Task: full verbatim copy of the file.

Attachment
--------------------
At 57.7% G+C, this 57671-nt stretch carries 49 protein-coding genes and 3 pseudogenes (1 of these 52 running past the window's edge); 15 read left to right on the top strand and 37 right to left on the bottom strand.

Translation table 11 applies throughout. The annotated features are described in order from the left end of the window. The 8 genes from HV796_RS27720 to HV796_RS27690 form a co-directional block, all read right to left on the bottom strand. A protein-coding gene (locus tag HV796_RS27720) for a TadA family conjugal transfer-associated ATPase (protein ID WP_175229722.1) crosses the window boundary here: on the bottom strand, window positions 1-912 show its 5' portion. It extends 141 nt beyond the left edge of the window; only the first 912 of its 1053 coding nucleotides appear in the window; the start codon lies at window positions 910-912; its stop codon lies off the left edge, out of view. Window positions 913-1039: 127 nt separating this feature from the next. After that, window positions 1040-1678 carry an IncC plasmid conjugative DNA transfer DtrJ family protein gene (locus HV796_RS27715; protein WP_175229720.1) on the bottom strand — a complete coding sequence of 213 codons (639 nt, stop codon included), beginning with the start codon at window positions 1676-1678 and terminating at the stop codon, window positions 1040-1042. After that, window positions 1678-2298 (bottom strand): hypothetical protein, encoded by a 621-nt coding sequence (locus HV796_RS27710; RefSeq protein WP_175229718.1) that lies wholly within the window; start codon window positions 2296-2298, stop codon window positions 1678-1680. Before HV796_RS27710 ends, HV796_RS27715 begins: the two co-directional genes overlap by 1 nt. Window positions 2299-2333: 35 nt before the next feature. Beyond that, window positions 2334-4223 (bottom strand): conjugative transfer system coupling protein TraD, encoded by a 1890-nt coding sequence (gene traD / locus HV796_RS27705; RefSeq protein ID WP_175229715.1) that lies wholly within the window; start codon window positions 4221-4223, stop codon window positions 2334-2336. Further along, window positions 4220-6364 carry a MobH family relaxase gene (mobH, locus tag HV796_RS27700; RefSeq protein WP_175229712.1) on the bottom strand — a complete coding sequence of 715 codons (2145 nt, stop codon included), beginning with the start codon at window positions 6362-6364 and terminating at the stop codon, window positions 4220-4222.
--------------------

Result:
At 57.7% G+C, this 57671-nt stretch carries 49 protein-coding genes and 3 pseudogenes (1 of these 52 running past the window's edge); 15 read left to right on the top strand and 37 right to left on the bottom strand.

Translation table 11 applies throughout. The annotated features are described in order from the left end of the window. The 8 genes from HV796_RS27720 to HV796_RS27690 form a co-directional block, all read right to left on the bottom strand. A protein-coding gene (locus tag HV796_RS27720) for a TadA family conjugal transfer-associated ATPase (protein ID WP_175229722.1) crosses the window boundary here: on the bottom strand, window positions 1-912 show its 5' portion. It extends 141 nt beyond the left edge of the window; only the first 912 of its 1053 coding nucleotides appear in the window; the start codon lies at window positions 910-912; its stop codon lies off the left edge, out of view. Window positions 913-1039: 127 nt separating this feature from the next. After that, window positions 1040-1678 carry an IncC plasmid conjugative DNA transfer DtrJ family protein gene (locus HV796_RS27715; protein WP_175229720.1) on the bottom strand — a complete coding sequence of 213 codons (639 nt, stop codon included), beginning with the start codon at window positions 1676-1678 and terminating at the stop codon, window positions 1040-1042. After that, window positions 1678-2298 (bottom strand): hypothetical protein, encoded by a 621-nt coding sequence (locus HV796_RS27710; RefSeq protein WP_175229718.1) that lies wholly within the window; start codon window positions 2296-2298, stop codon window positions 1678-1680. Before HV796_RS27710 ends, HV796_RS27715 begins: the two co-directional genes overlap by 1 nt. Window positions 2299-2333: 35 nt before the next feature. Beyond that, window positions 2334-4223 (bottom strand): conjugative transfer system coupling protein TraD, encoded by a 1890-nt coding sequence (gene traD / locus HV796_RS27705; RefSeq protein ID WP_175229715.1) that lies wholly within the window; start codon window positions 4221-4223, stop codon window positions 2334-2336. Further along, window positions 4220-6364 carry a MobH family relaxase gene (mobH, locus tag HV796_RS27700; RefSeq protein WP_175229712.1) on the bottom strand — a complete coding sequence of 715 codons (2145 nt, stop codon included), beginning with the start codon at window positions 6362-6364 and terminating at the stop codon, window positions 4220-4222.